Previously: Last year's pile.
Our annual kickoff reminder about what "You May Remember Me From Such Players As" is: a playing-style comparison, not a projection. If player X works out, he'll probably remind you of player Y. Player Y is usually pretty good since he's had a successful-enough career that you probably have an idea of what he plays like.
|Trotwood, OH – 6'2", 175|
|Scout||3*, #42 CB|
|Rivals||3*, UR ATH, #52 OH|
|ESPN||3*, 77, #41 CB|
|24/7||3*, #87 CB, #58 OH|
|Other Suitors||Arizona, Pitt, UVA, Purdue, Illinois, Cinci, WVU|
|Previously On MGoBlog||Hello post from Ace.|
|Notes||Trotwood-Madison (Roundtree, Shaw, Moore, classmate McCray). Cousin of Dermontti Dawson. Twitter.|
Here is his hudl page as well, which has senior stuff.
Are you a large human? If so, large human, I have good news for you. Michigan is going to recruit you.
Reon Dawson kicks off this year's recruiting profile series because 1) for whatever reason I've always started from the DBs and worked my way towards quarterback and 2) it seems thematically appropriate to kick things off with one of three(!) 6'2" cornerbacks Michigan brought in, now that Dymonte Thomas is threatening to start at nickel. Since Dawson was a 1-for-1 replacement of Gareon Conley, another 6'2" player Michigan wanted to bring in at corner, Dawson is the most thematically appropriate player of the three. Michigan is going to be big, everywhere, and if their original plans are thwarted they'll go get a similarly big plan B, in fact the kind of Plan B that causes Ohio recruiting analysts to compare him to the plan A($).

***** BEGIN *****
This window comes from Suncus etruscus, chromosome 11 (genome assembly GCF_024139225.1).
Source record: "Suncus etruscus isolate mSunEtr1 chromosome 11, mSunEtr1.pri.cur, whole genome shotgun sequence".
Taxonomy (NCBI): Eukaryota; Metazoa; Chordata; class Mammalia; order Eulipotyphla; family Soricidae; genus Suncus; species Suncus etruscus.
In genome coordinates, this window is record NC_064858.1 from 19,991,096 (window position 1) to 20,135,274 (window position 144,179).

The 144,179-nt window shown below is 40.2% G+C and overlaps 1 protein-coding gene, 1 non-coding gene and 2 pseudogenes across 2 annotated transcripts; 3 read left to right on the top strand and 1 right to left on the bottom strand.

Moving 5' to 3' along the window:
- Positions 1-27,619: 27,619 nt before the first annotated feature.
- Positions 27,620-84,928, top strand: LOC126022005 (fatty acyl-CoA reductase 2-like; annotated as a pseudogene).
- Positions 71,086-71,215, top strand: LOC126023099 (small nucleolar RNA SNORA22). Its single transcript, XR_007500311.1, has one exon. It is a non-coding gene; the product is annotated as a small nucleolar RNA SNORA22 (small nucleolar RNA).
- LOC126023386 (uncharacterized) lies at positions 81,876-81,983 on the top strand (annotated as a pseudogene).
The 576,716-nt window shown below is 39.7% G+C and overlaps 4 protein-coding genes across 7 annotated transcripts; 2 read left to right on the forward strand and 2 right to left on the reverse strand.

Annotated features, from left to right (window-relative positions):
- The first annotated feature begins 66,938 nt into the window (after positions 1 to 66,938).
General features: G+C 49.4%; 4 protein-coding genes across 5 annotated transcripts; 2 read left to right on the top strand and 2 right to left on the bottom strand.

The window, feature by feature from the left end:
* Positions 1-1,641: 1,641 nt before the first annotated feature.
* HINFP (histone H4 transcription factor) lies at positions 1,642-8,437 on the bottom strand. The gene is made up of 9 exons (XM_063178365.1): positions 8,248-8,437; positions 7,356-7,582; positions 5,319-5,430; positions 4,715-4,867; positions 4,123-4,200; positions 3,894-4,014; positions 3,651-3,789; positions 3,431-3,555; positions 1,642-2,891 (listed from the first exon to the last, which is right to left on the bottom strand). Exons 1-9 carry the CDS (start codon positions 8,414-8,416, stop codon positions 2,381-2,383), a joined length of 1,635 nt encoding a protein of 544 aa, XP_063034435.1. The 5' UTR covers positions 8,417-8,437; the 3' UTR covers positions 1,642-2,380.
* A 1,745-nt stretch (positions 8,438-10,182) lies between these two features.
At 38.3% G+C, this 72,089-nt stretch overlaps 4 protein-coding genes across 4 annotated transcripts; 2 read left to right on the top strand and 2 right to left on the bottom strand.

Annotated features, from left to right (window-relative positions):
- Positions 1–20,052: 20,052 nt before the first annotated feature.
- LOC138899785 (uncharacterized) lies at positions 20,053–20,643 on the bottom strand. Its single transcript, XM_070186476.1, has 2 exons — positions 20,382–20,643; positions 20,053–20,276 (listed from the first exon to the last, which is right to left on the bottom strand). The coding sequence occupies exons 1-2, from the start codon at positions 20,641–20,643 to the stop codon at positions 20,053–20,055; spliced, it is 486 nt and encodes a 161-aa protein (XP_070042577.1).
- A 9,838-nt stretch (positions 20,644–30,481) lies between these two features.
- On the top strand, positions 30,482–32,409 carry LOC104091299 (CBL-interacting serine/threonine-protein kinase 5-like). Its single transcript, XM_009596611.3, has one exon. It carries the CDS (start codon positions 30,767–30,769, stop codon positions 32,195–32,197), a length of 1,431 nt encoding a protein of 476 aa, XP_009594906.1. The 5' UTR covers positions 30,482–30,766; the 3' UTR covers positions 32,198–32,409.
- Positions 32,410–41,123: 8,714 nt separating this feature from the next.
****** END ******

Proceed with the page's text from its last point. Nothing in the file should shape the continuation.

As far as Dawson goes, he is large, fast clay for Mallory to shape into a cornerback. Like seemingly every wide receiver Michigan's bringing in for 2014, Dawson thought his meal ticket would be basketball and came up a few inches short. As a result, you can put him in the "raw" pile($):
“I didn’t play my freshman year because I thought I was going to go to college for basketball or track. I really didn’t play my sophomore year. I got in a couple games, but junior year was when I really stepped on the scene with Cam and all of them. They really made me better because going against them every day. You’ve got to get better or you’re going to be on the sideline. I’ve got good recovery speed, I’ve got good ball skills, I’m long, and that allows me to check longer receivers. When I went to Illinois they measured me at 6-2, 175.”